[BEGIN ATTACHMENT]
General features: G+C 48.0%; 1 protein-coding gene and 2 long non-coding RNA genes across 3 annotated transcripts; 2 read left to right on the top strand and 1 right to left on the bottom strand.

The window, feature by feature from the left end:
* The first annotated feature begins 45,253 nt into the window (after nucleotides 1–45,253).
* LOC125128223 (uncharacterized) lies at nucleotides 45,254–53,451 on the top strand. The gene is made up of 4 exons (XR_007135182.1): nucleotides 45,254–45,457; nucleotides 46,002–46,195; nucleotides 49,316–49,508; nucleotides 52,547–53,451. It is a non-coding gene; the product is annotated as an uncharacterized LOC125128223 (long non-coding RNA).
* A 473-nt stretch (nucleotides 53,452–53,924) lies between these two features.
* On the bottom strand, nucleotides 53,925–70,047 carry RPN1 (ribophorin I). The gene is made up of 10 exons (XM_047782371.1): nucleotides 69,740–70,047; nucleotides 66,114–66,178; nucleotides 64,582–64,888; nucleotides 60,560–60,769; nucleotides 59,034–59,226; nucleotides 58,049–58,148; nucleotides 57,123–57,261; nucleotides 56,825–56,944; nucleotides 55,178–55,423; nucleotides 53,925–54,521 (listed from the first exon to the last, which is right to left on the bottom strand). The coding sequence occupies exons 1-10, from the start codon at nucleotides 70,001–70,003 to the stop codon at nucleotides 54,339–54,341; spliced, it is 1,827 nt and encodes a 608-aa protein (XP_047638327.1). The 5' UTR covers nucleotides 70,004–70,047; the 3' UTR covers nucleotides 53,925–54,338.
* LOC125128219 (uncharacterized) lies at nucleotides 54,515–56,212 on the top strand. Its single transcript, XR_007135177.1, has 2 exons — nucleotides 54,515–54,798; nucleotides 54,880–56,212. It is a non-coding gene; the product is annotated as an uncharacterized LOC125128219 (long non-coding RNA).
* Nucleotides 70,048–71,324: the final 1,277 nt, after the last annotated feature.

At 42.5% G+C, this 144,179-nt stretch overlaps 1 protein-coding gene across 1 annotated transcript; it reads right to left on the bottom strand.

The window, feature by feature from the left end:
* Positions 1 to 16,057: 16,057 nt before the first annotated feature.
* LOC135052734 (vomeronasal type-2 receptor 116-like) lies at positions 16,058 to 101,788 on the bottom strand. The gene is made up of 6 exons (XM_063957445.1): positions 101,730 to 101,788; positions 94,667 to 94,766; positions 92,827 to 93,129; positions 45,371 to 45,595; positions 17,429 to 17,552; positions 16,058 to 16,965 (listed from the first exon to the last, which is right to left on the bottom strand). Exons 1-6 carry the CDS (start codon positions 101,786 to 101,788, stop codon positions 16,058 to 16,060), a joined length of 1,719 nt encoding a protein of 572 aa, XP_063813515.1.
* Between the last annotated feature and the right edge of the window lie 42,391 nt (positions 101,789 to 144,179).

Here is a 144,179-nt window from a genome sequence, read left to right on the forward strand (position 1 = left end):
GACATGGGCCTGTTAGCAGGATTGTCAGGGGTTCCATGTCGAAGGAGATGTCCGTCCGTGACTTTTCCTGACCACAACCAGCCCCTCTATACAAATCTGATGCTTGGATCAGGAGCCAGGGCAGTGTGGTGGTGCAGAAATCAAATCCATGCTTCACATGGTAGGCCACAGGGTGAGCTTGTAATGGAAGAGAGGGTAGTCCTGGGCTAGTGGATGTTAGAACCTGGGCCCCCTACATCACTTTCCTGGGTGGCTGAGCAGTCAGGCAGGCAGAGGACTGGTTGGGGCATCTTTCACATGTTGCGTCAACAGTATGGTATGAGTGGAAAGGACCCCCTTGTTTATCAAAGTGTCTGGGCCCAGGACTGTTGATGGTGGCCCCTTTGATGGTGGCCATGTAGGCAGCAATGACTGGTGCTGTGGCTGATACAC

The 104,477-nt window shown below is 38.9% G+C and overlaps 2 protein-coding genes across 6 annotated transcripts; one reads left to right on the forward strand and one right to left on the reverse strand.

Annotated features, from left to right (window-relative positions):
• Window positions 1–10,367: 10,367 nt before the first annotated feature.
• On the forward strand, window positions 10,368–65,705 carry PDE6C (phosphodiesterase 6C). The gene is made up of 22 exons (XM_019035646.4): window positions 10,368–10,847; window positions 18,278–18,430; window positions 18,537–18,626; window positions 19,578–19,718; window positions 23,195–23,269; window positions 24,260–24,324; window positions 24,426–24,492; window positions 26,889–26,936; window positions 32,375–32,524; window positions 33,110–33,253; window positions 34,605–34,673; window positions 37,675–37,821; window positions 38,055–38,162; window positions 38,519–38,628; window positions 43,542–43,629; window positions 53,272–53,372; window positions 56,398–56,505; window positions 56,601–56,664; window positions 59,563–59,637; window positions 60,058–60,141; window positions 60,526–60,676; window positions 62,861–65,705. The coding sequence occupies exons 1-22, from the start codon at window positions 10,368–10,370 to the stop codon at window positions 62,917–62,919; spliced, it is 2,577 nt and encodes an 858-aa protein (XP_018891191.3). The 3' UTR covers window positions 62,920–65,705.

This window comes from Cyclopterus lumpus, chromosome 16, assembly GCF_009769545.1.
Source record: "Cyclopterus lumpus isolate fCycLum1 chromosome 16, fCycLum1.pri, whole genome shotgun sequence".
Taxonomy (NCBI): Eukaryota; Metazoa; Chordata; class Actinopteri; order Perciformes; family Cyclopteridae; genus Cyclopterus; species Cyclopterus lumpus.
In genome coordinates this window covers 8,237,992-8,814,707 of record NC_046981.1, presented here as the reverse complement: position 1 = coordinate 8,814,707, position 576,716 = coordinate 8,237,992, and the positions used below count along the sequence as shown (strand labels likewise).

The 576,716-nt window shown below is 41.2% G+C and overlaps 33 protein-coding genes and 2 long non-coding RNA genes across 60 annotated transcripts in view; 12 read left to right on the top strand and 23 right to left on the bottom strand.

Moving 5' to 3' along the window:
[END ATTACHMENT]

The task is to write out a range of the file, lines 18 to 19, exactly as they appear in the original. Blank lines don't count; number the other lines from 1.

• Window positions 1–10,367: 10,367 nt before the first annotated feature.
• On the forward strand, window positions 10,368–65,705 carry PDE6C (phosphodiesterase 6C). The gene is made up of 22 exons (XM_019035646.4): window positions 10,368–10,847; window positions 18,278–18,430; window positions 18,537–18,626; window positions 19,578–19,718; window positions 23,195–23,269; window positions 24,260–24,324; window positions 24,426–24,492; window positions 26,889–26,936; window positions 32,375–32,524; window positions 33,110–33,253; window positions 34,605–34,673; window positions 37,675–37,821; window positions 38,055–38,162; window positions 38,519–38,628; window positions 43,542–43,629; window positions 53,272–53,372; window positions 56,398–56,505; window positions 56,601–56,664; window positions 59,563–59,637; window positions 60,058–60,141; window positions 60,526–60,676; window positions 62,861–65,705. The coding sequence occupies exons 1-22, from the start codon at window positions 10,368–10,370 to the stop codon at window positions 62,917–62,919; spliced, it is 2,577 nt and encodes an 858-aa protein (XP_018891191.3). The 3' UTR covers window positions 62,920–65,705.